The Public Education System in America Discourages Free-thought and Individualism
Debate Rounds (4)
A large majority of the so-called educators are nothing more than mere pawns in a corpulent system of mediocrity, and believe that they are actually making a positive difference in the world (whilst remaining ignorant to the fact that their actions are contibuting to a mass dumbing-down of our nation's children).
Con stated "though children are taught the same generalized curriculum each still has the ability for free thought." I had never made the claim that public schools make it impossible for students to possess the ability of free-thought. However, I DID state that the school system DISCOURAGES free-thought and individualism.
Now, I shall impart a few reasons that support my claims:
* When faced with budget cuts, the first classes that schools decide to reduce funding to are Art and Music classes.
* The more intellectually inclined students are scolded for conducting thought experiments (daydreaming) during class to compensate for the lack of education that they receive from the so-called teachers.
* From a young age, students are exposed to one-sided government propaganda (drug-free campaigns) that tell them exactly how to respond in "peer-pressure" situations instead of encouraging them to weigh out the pros and cons and come to their own conclusions.
* Students are taught to blindly recite the pledge of allegiance (a form of indoctrination).
Now that I've listed some of the reasons that I believe individualism/creativity/free-thought are dicouraged in a public school setting I would like to end my argument.
Firstly, "When faced with budget cuts, the first classes that schools decide to reduce funding to are Art and Music classes."
I simply cannot agree with this opinion. As a student in the mentioned school system myself, I have never seen this occur. I am aware that not only is it a stereotype but the expected response based on America's placement of values more on sport than the arts, however I would like to point out that my school personally, when faced with sequestration as a federally funded school, cut first the sports teams. All the schools that I have ever attended (and there are nine) have first cut their sports teams and then their arts programs. As time progresses, arts and computer sciences have started to prioritize over other areas which could be cut. The argument that art and music are for the more creative is not a sound one, as this student is quite artistically challenged and yet linguistically creative.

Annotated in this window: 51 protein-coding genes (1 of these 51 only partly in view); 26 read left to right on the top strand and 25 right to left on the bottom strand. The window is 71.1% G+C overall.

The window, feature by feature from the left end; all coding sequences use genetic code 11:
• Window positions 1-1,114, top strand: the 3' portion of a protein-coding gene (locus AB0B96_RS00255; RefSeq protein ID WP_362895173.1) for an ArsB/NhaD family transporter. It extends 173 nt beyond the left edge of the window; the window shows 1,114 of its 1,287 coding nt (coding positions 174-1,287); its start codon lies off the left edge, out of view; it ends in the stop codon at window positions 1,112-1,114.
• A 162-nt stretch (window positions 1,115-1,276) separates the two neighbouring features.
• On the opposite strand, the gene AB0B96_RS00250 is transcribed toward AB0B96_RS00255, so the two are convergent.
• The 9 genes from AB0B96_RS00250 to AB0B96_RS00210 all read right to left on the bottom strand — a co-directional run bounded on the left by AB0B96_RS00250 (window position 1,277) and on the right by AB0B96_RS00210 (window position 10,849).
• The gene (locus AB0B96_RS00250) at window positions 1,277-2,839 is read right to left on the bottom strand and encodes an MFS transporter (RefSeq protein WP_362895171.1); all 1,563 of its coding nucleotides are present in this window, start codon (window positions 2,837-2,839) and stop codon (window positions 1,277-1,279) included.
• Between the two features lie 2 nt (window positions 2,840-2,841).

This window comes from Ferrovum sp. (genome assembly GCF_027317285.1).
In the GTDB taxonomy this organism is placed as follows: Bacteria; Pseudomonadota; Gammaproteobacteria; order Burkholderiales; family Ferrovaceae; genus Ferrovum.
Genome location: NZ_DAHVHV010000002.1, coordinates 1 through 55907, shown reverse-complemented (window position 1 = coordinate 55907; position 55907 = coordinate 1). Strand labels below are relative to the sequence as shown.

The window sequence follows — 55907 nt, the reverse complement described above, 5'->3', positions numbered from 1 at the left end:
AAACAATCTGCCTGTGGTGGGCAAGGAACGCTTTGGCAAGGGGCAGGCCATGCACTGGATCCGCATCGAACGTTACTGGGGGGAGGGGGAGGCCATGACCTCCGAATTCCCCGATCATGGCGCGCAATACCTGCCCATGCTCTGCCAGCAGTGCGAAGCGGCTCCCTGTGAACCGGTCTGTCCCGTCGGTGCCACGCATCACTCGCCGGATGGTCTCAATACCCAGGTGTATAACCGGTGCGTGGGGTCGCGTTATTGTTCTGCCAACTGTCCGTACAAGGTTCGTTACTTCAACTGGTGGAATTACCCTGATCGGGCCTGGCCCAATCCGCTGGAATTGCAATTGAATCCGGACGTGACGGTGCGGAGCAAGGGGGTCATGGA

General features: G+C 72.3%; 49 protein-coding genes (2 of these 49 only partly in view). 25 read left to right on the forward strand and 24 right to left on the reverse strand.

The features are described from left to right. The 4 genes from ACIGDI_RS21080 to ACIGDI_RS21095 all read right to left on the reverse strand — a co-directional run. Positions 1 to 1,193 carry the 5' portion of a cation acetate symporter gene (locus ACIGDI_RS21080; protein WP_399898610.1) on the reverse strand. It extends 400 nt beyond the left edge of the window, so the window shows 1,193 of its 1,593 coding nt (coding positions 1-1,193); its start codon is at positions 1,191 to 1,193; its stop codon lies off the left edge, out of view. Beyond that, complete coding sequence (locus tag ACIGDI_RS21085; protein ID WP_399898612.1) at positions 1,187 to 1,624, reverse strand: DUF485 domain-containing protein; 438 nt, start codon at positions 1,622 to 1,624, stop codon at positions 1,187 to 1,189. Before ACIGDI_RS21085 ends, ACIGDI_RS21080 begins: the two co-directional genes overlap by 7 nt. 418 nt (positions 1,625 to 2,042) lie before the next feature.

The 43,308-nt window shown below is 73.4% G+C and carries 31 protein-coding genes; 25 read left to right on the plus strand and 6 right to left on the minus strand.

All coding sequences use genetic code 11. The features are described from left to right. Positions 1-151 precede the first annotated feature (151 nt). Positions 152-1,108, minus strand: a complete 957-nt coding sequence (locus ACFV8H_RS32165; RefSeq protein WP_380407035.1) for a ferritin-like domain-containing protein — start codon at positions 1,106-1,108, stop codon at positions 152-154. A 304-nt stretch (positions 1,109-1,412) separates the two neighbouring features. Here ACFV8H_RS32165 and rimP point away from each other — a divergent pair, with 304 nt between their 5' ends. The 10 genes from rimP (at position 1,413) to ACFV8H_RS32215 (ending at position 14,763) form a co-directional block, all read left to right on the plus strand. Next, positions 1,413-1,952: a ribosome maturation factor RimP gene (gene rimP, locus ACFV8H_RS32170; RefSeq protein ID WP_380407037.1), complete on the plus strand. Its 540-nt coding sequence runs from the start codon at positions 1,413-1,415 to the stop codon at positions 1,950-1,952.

To follow, "The more intellectually inclined students are scolded for conducting thought experiments (daydreaming) during class to compensate for the lack of education that they receive from the so-called teachers."
Daydreaming is not an experiment. We call this boredom. However, the most intellectually inclined students are the ones who know to go above and beyond in their work, because their normal teacher cannot teach to the top of the class and leave the less advanced struggling desperately for education. Therefore the intellectually inclined have more time and more space for free-thought because they can finish their work more quickly and to a higher level in which they can input their personal thoughts.
Thirdly, "From a young age, students are exposed to one-sided government propaganda (drug-free campaigns) that tell them exactly how to respond in "peer-pressure" situations instead of encouraging them to weigh out the pros and cons and come to their own conclusions."
This is a concept brought about by a massive rise in bullying in schools. With no defense mechanism taught and a soap-opera history of the horrors of bullying, it is actually an excellent asset to a student to be advised as how to respond to such an issue. Many students choose to ignore this advice anyway, but some will follow it and some will implement it in many ways. In a home where nothing is taught in terms of how to respond to such a situation, guidance is needed. And it isn't as if students are forced to respond in certain ways; we still have our thoughts and free agency and many choose to do whatever they want with their lives, completely disregarding what they have been taught and what they have learned.
Lastly, "Students are taught to blindly recite the pledge of allegiance (a form of indoctrination)."
A very dangerous card to play in any debate, but I will force myself to keep my calm. At my school it is required that you at least stand for the Pledge of Allegiance. I attend a school of military children. Our parents go out and fight for that flag to which most of us duly pledge our allegiance. There is no one forcing a student (legally) to recite said pledge. It is not a form of indoctrination, but patriotism. It is giving students something more to stand for, and helping them to realize what great legacy they come from.